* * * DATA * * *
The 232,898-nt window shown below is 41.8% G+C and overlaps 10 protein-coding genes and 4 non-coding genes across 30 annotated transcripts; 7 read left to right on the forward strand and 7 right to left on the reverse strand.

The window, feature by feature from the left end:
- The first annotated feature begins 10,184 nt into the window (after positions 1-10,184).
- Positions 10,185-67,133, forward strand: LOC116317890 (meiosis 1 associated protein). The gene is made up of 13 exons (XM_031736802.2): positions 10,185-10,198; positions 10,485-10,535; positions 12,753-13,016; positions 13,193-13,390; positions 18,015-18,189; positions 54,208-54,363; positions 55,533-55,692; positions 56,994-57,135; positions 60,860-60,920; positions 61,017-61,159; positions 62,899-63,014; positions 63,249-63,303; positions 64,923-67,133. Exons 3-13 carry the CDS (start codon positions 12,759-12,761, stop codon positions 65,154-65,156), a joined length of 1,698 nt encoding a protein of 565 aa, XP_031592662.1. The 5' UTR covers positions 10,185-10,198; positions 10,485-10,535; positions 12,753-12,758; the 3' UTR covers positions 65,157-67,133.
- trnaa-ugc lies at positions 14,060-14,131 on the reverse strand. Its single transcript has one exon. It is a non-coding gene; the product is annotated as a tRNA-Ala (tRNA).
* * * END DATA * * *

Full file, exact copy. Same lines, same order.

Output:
The 232,898-nt window shown below is 41.8% G+C and overlaps 10 protein-coding genes and 4 non-coding genes across 30 annotated transcripts; 7 read left to right on the forward strand and 7 right to left on the reverse strand.

The window, feature by feature from the left end:
- The first annotated feature begins 10,184 nt into the window (after positions 1-10,184).
- Positions 10,185-67,133, forward strand: LOC116317890 (meiosis 1 associated protein). The gene is made up of 13 exons (XM_031736802.2): positions 10,185-10,198; positions 10,485-10,535; positions 12,753-13,016; positions 13,193-13,390; positions 18,015-18,189; positions 54,208-54,363; positions 55,533-55,692; positions 56,994-57,135; positions 60,860-60,920; positions 61,017-61,159; positions 62,899-63,014; positions 63,249-63,303; positions 64,923-67,133. Exons 3-13 carry the CDS (start codon positions 12,759-12,761, stop codon positions 65,154-65,156), a joined length of 1,698 nt encoding a protein of 565 aa, XP_031592662.1. The 5' UTR covers positions 10,185-10,198; positions 10,485-10,535; positions 12,753-12,758; the 3' UTR covers positions 65,157-67,133.
- trnaa-ugc lies at positions 14,060-14,131 on the reverse strand. Its single transcript has one exon. It is a non-coding gene; the product is annotated as a tRNA-Ala (tRNA).